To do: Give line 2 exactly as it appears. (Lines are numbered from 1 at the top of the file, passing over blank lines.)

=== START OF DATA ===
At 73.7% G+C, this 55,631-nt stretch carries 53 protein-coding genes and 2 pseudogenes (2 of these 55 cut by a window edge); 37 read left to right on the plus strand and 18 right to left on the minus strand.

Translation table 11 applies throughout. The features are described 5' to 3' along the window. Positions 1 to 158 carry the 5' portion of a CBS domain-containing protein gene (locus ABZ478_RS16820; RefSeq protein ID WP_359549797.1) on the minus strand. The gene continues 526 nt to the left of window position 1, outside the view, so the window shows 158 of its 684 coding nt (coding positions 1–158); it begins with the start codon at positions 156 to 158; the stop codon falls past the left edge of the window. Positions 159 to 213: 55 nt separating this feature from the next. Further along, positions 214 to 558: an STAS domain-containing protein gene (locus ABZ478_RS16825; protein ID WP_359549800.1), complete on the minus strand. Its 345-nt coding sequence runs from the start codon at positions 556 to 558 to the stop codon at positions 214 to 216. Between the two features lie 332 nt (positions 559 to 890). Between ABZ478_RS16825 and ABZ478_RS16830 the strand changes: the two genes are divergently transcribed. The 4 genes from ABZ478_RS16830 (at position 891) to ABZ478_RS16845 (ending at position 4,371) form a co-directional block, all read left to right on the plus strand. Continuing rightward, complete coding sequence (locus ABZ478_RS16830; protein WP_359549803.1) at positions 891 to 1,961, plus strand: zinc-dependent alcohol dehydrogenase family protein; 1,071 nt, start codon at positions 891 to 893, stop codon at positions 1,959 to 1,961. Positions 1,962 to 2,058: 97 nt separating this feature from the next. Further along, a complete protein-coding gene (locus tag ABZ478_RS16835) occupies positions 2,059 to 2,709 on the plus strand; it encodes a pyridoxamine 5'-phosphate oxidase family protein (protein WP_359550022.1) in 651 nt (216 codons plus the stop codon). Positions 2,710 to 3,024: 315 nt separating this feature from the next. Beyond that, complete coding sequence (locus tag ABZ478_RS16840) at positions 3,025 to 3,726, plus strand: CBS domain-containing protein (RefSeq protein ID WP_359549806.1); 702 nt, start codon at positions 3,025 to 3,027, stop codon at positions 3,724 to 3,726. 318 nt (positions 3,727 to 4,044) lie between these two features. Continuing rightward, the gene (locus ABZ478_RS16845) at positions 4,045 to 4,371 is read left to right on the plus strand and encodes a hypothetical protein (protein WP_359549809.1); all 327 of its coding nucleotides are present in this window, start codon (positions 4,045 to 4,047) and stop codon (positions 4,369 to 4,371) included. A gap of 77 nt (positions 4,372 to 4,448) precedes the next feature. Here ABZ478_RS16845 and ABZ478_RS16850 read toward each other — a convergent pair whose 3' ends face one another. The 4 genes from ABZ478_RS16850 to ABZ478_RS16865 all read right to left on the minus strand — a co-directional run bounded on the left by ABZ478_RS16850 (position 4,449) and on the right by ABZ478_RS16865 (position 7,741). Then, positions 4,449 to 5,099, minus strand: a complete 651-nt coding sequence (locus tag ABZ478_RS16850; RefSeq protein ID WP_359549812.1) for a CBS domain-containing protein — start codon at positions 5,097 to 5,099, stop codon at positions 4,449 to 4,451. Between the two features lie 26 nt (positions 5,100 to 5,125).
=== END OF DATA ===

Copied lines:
Translation table 11 applies throughout. The features are described 5' to 3' along the window. Positions 1 to 158 carry the 5' portion of a CBS domain-containing protein gene (locus ABZ478_RS16820; RefSeq protein ID WP_359549797.1) on the minus strand. The gene continues 526 nt to the left of window position 1, outside the view, so the window shows 158 of its 684 coding nt (coding positions 1–158); it begins with the start codon at positions 156 to 158; the stop codon falls past the left edge of the window. Positions 159 to 213: 55 nt separating this feature from the next. Further along, positions 214 to 558: an STAS domain-containing protein gene (locus ABZ478_RS16825; protein ID WP_359549800.1), complete on the minus strand. Its 345-nt coding sequence runs from the start codon at positions 556 to 558 to the stop codon at positions 214 to 216. Between the two features lie 332 nt (positions 559 to 890). Between ABZ478_RS16825 and ABZ478_RS16830 the strand changes: the two genes are divergently transcribed. The 4 genes from ABZ478_RS16830 (at position 891) to ABZ478_RS16845 (ending at position 4,371) form a co-directional block, all read left to right on the plus strand. Continuing rightward, complete coding sequence (locus ABZ478_RS16830; protein WP_359549803.1) at positions 891 to 1,961, plus strand: zinc-dependent alcohol dehydrogenase family protein; 1,071 nt, start codon at positions 891 to 893, stop codon at positions 1,959 to 1,961. Positions 1,962 to 2,058: 97 nt separating this feature from the next. Further along, a complete protein-coding gene (locus tag ABZ478_RS16835) occupies positions 2,059 to 2,709 on the plus strand; it encodes a pyridoxamine 5'-phosphate oxidase family protein (protein WP_359550022.1) in 651 nt (216 codons plus the stop codon). Positions 2,710 to 3,024: 315 nt separating this feature from the next. Beyond that, complete coding sequence (locus tag ABZ478_RS16840) at positions 3,025 to 3,726, plus strand: CBS domain-containing protein (RefSeq protein ID WP_359549806.1); 702 nt, start codon at positions 3,025 to 3,027, stop codon at positions 3,724 to 3,726. 318 nt (positions 3,727 to 4,044) lie between these two features. Continuing rightward, the gene (locus ABZ478_RS16845) at positions 4,045 to 4,371 is read left to right on the plus strand and encodes a hypothetical protein (protein WP_359549809.1); all 327 of its coding nucleotides are present in this window, start codon (positions 4,045 to 4,047) and stop codon (positions 4,369 to 4,371) included. A gap of 77 nt (positions 4,372 to 4,448) precedes the next feature. Here ABZ478_RS16845 and ABZ478_RS16850 read toward each other — a convergent pair whose 3' ends face one another. The 4 genes from ABZ478_RS16850 to ABZ478_RS16865 all read right to left on the minus strand — a co-directional run bounded on the left by ABZ478_RS16850 (position 4,449) and on the right by ABZ478_RS16865 (position 7,741). Then, positions 4,449 to 5,099, minus strand: a complete 651-nt coding sequence (locus tag ABZ478_RS16850; RefSeq protein ID WP_359549812.1) for a CBS domain-containing protein — start codon at positions 5,097 to 5,099, stop codon at positions 4,449 to 4,451. Between the two features lie 26 nt (positions 5,100 to 5,125).